The first half of Erdogan’s tenure saw reforms that allowed the country to begin negotiations to join the European Union and economic growth that lifted many out of poverty. But he later moved to crack down on freedoms and media and concentrated more power in his hands, especially after a failed coup attempt that Turkey says was directed by US-based Islamic cleric Fethullah Gülen. The priest denies that he was involved.

Erdogan transformed the presidency from a largely ceremonial role into a powerful office through a narrowly won referendum in 2017 that ended Turkey’s parliamentary system of governance. He was the first directly elected president in 2014 and won the 2018 election that introduced the executive presidency.

The May 14 election was the first that Erdogan did not win outright.

Critics blame Erdogan’s unconventional economic policies for skyrocketing inflation, fueling a cost-of-living crisis. Many blamed his government for the slow response to the earthquake that killed more than 50,000 people in Turkey.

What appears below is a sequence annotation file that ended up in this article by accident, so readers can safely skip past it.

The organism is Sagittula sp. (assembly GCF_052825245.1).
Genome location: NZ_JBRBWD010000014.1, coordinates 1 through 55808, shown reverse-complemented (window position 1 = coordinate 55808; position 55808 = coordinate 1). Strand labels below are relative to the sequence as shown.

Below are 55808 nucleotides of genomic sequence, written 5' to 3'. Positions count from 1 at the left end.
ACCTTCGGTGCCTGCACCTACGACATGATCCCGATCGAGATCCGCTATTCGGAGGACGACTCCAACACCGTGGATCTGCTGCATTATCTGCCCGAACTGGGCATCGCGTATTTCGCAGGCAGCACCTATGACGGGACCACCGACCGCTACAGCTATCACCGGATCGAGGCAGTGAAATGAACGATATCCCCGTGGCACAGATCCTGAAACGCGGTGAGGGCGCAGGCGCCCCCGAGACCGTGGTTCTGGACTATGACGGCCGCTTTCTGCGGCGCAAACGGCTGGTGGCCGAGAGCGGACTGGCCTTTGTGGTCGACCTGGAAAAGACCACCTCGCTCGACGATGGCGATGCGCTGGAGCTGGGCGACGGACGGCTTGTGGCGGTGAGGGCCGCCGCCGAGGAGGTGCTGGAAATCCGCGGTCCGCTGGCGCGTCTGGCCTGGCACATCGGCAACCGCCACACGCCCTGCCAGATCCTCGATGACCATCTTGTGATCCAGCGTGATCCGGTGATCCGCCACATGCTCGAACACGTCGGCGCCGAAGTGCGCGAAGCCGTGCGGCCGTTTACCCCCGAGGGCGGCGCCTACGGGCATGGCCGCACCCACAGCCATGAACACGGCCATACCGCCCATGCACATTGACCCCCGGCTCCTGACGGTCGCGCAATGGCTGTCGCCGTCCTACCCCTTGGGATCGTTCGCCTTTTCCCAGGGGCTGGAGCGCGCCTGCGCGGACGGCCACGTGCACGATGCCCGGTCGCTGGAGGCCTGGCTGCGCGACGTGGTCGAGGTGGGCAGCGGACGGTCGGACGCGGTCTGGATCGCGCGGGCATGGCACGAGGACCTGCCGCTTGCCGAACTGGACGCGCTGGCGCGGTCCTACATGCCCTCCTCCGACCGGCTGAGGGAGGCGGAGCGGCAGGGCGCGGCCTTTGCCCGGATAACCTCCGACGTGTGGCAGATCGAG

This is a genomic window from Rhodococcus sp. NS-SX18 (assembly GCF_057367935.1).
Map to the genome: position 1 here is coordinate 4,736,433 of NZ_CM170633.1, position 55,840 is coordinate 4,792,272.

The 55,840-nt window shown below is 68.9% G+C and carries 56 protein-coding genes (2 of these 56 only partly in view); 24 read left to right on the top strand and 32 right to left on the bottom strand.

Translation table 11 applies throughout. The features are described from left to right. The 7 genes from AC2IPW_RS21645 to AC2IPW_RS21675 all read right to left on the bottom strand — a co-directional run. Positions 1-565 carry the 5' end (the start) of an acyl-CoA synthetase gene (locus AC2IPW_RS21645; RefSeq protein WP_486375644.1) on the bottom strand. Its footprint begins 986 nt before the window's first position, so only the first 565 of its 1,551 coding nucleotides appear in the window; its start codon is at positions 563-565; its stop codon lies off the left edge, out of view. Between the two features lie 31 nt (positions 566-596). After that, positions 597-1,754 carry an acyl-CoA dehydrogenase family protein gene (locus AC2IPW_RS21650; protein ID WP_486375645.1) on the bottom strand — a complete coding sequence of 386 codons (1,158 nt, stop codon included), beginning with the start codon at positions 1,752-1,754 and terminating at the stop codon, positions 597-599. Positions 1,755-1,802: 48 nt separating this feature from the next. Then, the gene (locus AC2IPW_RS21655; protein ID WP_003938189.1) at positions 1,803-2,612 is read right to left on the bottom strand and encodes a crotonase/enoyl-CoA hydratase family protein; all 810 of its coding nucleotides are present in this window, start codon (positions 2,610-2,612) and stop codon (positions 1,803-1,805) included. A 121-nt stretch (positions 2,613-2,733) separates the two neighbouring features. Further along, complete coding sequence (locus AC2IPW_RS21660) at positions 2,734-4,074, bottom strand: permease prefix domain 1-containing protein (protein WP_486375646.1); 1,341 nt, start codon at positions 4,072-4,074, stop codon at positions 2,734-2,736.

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Still, Erdogan has retained the support of conservative voters who remain loyal to him because he has raised the profile of Islam in a country founded on secular principles and increased the country’s influence in world politics.

To win over voters hit hard by inflation, he raised wages and pensions and subsidized electricity and gas bills while touting Turkey’s domestic defense industry and infrastructure projects. He also focused his re-election campaign on a promise to rebuild earthquake-hit areas, including building 319,000 houses within a year. Many see it as a source of stability.

Kilicdaroglu is a soft-spoken former civil servant who has been the leader of the secularist Republican People’s Party (CHP) since 2010. He campaigned on the promise of reversing Erdogan’s democratic decline, restoring the economy by returning to more traditional policies and improving relations. with the West.

In a frantic attempt to appeal to nationalist voters in the runoff, Kilicdaroglu vowed to send back refugees and ruled out peace talks with Kurdish militants if elected.